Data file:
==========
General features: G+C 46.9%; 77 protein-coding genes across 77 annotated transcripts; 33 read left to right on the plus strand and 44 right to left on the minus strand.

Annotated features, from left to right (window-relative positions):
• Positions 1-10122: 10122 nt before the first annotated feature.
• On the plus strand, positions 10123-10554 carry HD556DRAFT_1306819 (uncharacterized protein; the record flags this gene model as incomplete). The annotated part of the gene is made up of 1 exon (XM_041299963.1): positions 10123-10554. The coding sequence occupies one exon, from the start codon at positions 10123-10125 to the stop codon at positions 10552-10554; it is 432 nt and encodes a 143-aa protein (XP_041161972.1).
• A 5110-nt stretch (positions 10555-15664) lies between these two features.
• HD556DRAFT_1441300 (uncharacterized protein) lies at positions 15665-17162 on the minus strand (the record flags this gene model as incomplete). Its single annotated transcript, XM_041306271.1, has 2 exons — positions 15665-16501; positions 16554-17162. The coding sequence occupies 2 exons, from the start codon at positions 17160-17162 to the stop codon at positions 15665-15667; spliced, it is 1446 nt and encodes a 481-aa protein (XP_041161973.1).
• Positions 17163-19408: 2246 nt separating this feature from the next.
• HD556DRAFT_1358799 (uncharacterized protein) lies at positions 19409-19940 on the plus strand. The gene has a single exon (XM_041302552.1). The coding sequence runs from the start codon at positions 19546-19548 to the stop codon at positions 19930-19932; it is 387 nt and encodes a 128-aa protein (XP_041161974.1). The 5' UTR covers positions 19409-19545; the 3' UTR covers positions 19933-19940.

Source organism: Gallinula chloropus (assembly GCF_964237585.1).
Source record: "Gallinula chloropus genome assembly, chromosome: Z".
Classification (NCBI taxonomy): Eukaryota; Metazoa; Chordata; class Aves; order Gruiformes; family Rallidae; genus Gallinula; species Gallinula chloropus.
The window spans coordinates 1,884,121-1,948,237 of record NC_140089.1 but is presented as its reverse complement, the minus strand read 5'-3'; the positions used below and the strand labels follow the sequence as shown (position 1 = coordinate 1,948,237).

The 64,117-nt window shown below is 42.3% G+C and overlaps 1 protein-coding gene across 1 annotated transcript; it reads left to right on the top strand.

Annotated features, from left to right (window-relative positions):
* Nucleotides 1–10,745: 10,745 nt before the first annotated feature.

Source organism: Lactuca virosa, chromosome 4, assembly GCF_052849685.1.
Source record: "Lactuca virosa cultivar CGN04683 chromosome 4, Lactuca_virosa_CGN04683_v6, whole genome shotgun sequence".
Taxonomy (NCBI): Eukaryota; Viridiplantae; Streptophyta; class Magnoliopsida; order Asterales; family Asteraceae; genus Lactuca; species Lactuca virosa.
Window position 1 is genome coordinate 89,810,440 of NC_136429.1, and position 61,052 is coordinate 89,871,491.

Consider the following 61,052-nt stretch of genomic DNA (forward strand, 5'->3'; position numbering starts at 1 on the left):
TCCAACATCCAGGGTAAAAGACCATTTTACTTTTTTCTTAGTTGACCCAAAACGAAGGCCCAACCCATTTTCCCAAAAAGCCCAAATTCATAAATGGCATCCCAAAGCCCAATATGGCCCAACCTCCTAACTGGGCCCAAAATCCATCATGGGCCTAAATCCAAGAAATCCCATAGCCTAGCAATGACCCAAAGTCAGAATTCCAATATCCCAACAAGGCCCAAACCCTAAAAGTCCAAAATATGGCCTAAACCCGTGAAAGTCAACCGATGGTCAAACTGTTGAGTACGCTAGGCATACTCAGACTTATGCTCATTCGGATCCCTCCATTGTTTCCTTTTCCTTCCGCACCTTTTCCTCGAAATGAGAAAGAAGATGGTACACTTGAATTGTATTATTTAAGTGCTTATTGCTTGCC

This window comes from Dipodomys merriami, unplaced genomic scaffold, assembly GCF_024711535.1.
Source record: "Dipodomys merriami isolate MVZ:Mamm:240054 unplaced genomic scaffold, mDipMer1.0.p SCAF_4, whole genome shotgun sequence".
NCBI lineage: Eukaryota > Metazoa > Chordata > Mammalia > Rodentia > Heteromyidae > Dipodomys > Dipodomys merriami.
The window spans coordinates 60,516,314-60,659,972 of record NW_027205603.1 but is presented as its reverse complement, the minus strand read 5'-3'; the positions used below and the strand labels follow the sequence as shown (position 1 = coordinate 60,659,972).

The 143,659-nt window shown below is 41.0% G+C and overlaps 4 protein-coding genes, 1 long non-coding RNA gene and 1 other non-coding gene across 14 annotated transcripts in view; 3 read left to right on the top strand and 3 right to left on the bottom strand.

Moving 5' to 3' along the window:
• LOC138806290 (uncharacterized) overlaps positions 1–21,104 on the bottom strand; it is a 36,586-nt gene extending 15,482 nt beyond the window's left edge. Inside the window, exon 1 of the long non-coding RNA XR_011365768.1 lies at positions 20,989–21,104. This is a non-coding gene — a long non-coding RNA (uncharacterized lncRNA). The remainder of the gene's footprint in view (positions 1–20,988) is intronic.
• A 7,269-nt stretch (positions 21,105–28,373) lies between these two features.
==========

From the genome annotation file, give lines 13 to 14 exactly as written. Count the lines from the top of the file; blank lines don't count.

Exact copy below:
The 64,117-nt window shown below is 42.3% G+C and overlaps 1 protein-coding gene across 1 annotated transcript; it reads left to right on the top strand.

Annotated features, from left to right (window-relative positions):